Speedbinder portable carpet binding machine, $40.

Carpet and rug binding machines like National Carpet (N-C Carpet,) Millenium, Bond, and of course the Speedbinder, are great pieces of equipment to know about. Most people have no idea what they're looking at when they see these machines, so be smart and familiarize yourself a bit so that you'll know them when you see them!

What we have here is your run-of-the-mill sewing machine, right? Well, no. Actually, it's a Speedbinder carpet binding machine that cost a bundle to buy new, is still heavily used in its industry, and sells for heaps of cash used on eBay. As is so often the case in this business, the deals - and the profits - usually go to the observant. As you check this machine out a little more carefully than most folks are willing to, you'll notice some really unusual features that set it apart from other machines.

First of all, there's that huge bobbin full of hundreds of yards of monofilament line where a spool of thread usually goes. And then there's a place for another bobbin of a thick tape, which is bent into a vee shape as it's fed into the the machine, as if it's supposed to be sewn along the edge of something.

Then there's that heavy-duty foot designed to push along whatever this machine is designed to sew. Most normal sewing machines use a little foot and a little piece of metal under it to walk the material being sewn along under the needle. This machine, though, uses a big, thick, toothed metal roller, driven by that big drive shaft, to feed the material through. You could literally lose a finger in that contraption! What thick, heavy material could this machine possibly be meant to sew?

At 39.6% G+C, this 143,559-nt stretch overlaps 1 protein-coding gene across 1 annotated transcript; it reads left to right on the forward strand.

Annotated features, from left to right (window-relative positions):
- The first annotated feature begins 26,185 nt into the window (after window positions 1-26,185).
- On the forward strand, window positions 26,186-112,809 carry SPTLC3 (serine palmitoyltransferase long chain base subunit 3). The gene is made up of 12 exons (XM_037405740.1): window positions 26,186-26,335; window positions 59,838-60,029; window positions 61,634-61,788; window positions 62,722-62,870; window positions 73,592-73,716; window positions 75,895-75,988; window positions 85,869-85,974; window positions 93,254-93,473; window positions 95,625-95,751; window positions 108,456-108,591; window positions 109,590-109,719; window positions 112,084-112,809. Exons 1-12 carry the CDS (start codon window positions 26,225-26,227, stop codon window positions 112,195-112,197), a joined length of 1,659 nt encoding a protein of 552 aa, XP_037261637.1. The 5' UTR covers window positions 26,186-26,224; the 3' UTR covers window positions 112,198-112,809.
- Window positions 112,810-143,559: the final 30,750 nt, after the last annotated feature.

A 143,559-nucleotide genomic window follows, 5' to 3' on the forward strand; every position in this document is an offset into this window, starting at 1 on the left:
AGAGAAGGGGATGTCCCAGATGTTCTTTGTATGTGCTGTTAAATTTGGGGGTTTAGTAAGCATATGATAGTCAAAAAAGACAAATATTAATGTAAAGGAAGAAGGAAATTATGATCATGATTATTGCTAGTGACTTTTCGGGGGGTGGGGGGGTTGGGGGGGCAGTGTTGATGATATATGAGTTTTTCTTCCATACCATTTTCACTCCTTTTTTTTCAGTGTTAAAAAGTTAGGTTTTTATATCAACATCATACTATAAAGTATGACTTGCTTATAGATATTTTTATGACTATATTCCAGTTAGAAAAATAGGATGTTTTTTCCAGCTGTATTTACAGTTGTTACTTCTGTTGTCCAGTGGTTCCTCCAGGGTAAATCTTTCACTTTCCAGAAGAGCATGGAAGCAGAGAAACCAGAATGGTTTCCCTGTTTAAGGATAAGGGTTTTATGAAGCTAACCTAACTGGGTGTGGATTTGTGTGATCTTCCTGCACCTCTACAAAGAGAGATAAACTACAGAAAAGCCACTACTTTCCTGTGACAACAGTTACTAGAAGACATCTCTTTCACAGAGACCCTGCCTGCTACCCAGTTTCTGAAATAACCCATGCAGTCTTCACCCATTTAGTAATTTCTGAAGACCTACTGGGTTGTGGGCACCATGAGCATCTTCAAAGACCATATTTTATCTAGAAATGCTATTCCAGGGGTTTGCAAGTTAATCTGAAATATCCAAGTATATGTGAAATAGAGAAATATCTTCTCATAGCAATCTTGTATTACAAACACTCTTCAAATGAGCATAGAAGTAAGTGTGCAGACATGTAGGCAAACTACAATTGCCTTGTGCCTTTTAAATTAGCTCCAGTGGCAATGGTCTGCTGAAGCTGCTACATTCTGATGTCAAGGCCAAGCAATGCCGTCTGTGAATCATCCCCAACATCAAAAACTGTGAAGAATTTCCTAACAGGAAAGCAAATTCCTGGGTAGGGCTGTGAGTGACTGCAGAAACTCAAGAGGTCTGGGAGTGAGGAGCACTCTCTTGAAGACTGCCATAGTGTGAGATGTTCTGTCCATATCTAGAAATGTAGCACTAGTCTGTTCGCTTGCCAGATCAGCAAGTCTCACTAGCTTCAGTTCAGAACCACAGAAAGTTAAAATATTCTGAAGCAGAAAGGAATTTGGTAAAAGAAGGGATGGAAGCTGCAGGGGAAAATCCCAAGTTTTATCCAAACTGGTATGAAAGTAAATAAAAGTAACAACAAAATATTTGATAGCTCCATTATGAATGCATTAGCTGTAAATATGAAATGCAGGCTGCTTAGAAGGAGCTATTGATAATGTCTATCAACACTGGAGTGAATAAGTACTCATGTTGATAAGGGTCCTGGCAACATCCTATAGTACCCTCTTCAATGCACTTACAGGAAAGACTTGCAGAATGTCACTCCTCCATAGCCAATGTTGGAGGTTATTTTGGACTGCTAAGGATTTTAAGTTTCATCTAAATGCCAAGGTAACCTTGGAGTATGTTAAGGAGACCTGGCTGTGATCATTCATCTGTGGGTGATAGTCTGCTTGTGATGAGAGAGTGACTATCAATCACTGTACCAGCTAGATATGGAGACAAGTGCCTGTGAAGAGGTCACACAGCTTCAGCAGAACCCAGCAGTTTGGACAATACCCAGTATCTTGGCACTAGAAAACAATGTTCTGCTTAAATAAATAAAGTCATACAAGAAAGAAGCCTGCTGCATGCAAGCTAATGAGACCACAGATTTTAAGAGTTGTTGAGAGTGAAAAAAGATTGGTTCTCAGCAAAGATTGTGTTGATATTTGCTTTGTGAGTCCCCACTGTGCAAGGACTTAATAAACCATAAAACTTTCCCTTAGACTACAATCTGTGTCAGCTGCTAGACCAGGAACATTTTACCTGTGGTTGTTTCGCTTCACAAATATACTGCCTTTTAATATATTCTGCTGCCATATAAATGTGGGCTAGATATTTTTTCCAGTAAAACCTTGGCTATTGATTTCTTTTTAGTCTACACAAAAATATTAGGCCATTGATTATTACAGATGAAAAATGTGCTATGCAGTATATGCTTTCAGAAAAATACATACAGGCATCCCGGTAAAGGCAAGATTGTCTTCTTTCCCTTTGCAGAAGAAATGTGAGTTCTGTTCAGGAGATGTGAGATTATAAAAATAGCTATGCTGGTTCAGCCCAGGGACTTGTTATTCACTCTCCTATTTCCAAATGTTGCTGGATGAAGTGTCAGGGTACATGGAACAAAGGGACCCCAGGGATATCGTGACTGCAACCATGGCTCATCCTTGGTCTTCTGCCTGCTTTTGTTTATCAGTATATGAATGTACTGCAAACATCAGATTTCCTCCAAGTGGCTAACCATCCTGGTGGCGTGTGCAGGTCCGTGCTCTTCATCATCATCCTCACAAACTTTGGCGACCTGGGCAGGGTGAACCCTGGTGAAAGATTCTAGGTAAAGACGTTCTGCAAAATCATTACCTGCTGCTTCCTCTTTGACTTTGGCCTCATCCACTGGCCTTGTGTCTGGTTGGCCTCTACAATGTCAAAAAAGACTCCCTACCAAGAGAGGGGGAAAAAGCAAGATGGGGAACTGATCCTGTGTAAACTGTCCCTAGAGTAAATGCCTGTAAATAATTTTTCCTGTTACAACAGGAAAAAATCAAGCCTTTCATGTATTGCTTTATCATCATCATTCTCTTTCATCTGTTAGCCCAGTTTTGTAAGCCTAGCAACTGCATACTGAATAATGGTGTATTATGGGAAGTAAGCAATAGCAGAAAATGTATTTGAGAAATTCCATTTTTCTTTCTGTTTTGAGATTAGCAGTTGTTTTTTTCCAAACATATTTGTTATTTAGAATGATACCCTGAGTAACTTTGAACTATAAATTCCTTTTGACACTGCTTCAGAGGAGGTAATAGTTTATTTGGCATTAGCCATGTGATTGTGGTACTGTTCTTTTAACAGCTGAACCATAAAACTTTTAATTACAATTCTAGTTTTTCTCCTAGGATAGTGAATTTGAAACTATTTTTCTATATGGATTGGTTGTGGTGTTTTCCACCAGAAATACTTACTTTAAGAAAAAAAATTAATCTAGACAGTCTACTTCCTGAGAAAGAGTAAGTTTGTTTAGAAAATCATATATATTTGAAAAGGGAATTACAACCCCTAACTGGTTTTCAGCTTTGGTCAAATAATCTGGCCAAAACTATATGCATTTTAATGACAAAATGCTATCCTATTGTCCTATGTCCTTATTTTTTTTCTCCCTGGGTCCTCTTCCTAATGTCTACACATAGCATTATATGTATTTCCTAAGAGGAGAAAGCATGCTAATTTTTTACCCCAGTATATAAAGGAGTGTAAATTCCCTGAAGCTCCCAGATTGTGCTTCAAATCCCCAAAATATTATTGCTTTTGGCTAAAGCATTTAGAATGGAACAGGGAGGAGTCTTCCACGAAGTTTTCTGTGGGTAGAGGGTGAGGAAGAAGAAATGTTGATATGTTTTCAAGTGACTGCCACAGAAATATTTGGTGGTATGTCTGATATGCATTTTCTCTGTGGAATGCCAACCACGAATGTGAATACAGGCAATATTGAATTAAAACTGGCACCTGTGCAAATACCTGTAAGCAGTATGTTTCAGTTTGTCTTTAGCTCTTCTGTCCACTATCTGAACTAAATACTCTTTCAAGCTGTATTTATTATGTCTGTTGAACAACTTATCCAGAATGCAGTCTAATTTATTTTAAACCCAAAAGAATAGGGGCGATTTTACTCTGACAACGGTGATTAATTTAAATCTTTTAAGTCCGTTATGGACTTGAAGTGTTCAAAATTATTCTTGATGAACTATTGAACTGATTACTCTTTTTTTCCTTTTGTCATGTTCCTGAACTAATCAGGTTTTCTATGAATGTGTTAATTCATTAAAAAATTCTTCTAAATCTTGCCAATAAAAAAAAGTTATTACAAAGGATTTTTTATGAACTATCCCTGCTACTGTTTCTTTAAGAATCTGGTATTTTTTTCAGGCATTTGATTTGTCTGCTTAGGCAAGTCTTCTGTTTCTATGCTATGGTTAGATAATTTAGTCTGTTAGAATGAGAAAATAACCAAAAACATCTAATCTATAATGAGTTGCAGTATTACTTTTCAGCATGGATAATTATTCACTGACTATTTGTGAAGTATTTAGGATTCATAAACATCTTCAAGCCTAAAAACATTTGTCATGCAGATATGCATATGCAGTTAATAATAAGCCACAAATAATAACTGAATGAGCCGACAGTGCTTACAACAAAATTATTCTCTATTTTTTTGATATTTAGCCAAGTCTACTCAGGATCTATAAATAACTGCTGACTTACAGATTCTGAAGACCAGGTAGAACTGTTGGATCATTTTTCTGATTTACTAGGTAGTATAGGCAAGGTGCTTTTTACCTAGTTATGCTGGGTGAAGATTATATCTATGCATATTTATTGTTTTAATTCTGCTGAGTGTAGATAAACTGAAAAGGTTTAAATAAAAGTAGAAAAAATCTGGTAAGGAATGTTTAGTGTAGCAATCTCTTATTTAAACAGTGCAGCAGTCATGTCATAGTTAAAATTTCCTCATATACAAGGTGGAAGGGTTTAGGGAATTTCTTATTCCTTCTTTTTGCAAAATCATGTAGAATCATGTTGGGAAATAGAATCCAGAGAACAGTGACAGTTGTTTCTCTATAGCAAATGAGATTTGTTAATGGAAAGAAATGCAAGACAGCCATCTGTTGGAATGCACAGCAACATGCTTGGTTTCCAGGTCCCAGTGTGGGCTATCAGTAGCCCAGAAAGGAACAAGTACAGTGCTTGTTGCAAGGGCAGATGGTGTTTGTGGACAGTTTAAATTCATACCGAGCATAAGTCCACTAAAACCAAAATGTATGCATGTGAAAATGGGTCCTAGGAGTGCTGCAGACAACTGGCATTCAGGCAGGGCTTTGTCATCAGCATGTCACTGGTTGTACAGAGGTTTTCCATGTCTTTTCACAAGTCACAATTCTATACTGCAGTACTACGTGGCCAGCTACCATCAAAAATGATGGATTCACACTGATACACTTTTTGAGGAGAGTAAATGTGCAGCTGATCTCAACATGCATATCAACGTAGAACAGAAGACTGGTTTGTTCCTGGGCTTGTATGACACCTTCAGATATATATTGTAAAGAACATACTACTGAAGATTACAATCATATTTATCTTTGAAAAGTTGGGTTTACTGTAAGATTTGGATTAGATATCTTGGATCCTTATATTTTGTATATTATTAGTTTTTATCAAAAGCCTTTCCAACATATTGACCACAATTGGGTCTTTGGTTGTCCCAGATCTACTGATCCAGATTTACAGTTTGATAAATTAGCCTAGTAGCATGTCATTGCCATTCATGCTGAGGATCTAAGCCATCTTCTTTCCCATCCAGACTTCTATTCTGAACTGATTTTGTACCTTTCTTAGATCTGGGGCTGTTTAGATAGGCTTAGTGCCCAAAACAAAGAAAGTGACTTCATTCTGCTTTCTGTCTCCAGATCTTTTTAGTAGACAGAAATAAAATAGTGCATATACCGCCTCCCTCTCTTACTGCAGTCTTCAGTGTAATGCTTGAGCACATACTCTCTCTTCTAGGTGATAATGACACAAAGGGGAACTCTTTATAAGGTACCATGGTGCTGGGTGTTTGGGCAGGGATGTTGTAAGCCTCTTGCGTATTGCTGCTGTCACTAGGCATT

Now, notice the handle bolted onto the side of the Speedbinder. It's not for carrying it - there's a handle on top of the machine for that. The side handle is for pulling the machine along the floor as it rolls on the wheels that can be seen on the bottom of the machine.

The Speedbinder portable carpet binding machine is for fastening binding tape along the edges of carpets. The tape feeds in along the side of that huge foot, and as the machine sews, the operator pulls it along the floor. So, whereas a normal machine pulls in the material to be sewn, the Speedbinder pulls itself along the material as it sews.

Of course, there still exists the same question you'll always face whenever you find yourself with a piece of specialty machinery that you really have no way to test out - does this machine actually work, and work correctly? Aside from turning it on to make sure the motor works and the needle goes up and down, that's really all I can do to test it. What you must know about buyers of specialty machinery like this Speedbinder is that they understand perfectly that the average person like you and me simply do not have the knowledge or resources to test the machine thoroughly. As long as you explain in your item description that you have tried to test the machine as best you can, and have listed any deficiencies you noticed (like a motor not working, or one making lots of noise, or a needle not cycling correctly, etc.,) the buyer can bid accordingly. Just make sure that you don't misrepresent the item and you'll be fine. 

Never forget that the money goes to the trained and analytical eye. What appears to the untrained eye to be nothing more than an old sewing machine is actually a very heavy duty machine, designed for a specific task, that costs a small fortune to buy new.

This Speedbinder carpet sewing machine sold for $450 on eBay.

Photo of Speedbinder carpte edge binding machine